Platform and affordance-related factors relate to specific features and affordances of social media platforms, which include but are not limited to anonymity, asynchronicity, and disclosure norms on a given platform.
“Knowing that anyone could access that, even though they probably wouldn’t? Like I think about people Googling me if I’m looking for a new job or something. And I have my Facebook setting set to private, but I still feel like that kind of stuff can get out there.”
Additionally, participants shared with us what features of social media platforms would make them feel safe enough to disclose their experience with pregnancy loss. These included the following:
- Many participants revealed that they would like the ability to selectively disclose to subsets of their network. While features exist to support this currently (e.g., Facebook’s list feature), there is evidence to suggest that this feature is underutilized and potentially laborious.
- Participants shared that they would like platforms to play a role in educating and advising audience members about pregnancy loss so that people who experience it can share without being subject to ignorant responses.
- Participants desired a shift in norms on prominent social media platforms, away from what they perceived to be inauthentic disclosures of only positive life experiences to authentic disclosures of both positive and negative experiences.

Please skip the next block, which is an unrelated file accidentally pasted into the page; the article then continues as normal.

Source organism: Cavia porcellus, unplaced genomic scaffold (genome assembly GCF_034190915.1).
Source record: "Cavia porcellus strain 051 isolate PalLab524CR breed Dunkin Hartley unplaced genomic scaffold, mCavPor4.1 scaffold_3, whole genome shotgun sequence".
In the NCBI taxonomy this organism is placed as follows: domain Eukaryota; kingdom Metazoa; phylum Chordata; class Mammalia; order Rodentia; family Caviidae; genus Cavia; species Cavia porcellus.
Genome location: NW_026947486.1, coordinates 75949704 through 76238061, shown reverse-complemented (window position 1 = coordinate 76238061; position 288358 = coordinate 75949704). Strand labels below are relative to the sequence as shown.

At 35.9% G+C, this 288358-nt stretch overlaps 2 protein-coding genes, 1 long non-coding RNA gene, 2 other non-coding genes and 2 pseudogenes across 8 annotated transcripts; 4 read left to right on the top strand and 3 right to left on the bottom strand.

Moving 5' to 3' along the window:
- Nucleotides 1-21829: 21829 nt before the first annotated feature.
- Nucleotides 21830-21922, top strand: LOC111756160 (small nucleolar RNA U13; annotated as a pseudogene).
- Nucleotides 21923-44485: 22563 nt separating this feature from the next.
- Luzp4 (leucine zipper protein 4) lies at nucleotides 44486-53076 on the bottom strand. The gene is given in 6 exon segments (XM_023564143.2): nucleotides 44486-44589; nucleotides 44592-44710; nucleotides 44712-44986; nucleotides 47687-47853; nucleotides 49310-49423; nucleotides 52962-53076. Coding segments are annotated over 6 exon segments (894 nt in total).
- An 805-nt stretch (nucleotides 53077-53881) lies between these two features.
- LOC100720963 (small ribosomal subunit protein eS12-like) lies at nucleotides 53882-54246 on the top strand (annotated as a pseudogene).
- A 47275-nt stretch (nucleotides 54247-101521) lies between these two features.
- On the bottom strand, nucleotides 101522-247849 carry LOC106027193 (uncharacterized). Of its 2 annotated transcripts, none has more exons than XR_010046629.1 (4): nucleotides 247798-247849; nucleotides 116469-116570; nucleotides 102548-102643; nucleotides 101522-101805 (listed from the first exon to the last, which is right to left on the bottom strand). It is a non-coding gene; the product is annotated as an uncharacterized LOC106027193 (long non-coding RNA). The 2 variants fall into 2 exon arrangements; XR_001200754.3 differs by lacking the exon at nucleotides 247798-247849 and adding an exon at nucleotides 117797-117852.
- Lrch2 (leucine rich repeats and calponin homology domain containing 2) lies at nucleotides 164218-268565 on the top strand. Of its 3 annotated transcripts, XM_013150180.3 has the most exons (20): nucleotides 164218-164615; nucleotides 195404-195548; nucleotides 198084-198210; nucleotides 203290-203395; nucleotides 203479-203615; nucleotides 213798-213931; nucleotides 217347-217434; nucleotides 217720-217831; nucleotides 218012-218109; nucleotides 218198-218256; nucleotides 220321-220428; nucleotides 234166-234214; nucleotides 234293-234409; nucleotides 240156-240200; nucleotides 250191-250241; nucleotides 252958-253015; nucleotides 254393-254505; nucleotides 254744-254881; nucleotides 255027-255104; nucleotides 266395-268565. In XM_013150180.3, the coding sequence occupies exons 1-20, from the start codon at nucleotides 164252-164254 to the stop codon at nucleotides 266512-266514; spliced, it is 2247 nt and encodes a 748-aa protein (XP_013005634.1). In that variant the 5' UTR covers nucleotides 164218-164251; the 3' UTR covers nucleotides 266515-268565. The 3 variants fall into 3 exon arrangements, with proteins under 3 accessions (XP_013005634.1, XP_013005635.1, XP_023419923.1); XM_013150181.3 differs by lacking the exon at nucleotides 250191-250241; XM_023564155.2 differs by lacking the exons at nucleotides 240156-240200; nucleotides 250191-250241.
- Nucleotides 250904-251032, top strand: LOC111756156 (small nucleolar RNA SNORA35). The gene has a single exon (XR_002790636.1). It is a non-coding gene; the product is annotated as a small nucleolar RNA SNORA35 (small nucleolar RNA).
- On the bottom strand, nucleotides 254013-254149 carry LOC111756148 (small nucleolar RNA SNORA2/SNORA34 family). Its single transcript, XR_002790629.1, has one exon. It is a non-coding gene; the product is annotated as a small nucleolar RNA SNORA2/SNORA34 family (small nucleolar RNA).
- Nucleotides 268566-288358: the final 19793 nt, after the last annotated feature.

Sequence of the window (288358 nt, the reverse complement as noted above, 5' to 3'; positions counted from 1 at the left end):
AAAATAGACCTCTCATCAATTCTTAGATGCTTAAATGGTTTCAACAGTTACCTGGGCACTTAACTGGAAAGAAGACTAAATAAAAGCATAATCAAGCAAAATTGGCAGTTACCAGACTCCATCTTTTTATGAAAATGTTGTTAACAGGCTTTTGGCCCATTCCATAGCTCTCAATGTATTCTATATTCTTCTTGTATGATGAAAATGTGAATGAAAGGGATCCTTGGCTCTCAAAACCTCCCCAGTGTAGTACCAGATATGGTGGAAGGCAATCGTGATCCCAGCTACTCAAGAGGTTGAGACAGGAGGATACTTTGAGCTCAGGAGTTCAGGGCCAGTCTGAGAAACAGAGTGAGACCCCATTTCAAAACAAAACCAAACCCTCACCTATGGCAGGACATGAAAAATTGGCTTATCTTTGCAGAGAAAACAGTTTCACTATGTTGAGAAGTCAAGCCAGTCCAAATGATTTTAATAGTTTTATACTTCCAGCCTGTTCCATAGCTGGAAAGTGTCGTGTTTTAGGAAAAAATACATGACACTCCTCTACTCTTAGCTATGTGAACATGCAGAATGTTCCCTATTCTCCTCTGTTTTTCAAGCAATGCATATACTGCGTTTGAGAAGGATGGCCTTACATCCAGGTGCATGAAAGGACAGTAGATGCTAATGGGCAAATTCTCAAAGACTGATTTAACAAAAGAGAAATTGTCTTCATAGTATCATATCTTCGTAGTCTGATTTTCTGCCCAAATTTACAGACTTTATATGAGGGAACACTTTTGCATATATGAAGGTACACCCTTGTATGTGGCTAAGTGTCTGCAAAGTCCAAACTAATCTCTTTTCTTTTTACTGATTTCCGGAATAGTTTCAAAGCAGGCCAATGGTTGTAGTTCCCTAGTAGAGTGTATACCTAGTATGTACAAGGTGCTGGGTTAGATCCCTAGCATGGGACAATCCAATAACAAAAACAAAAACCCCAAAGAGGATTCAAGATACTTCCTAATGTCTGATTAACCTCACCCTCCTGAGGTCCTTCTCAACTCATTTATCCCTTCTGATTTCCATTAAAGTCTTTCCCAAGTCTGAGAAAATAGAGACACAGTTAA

Speaking about their desire for platforms to take a more active role in the education of its members, one participant said:
“I think not having to be the teacher every single time I talk about any of this stuff would have made my experience easier… I think that that’s pretty much the biggest thing that would have made any of this easier, was just having people … not having to explain and teach people about my grief, but just being able to express it.”
What does this mean for technology design? In the paper we share four design features that may be implemented on identified/non-anonymous social media platforms to promote beneficial disclosures for those experiencing intersectional stigma, informed by participants’ ideas. We focus on promoting selective disclosure, promoting education, allowing a proxy to moderate responses to a disclosure, and promoting disclosures algorithmically. Some of these require more iteration given the potential downsides (of artificial intelligence detection of disclosures, namely), but even these speculative designs can provide a starting point that can be useful to designers who want to support communities experiencing stigma and distress, and foster more inclusive and compassionate social media spaces.
For questions or comments about this study please email the lead author Cassidy Pyle at cpyle [at] umich [dot] edu.
Cassidy Pyle, Lee Roosevelt, Ashley Lacombe-Duncan, Nazanin Andalibi. 2021. LGBTQ Persons’ Pregnancy Loss Disclosures to Known Ties on Social Media: Disclosure Decisions & Ideal Disclosure Environments. https://doi.org/10.1145/3411764.3445331
Read the full paper here: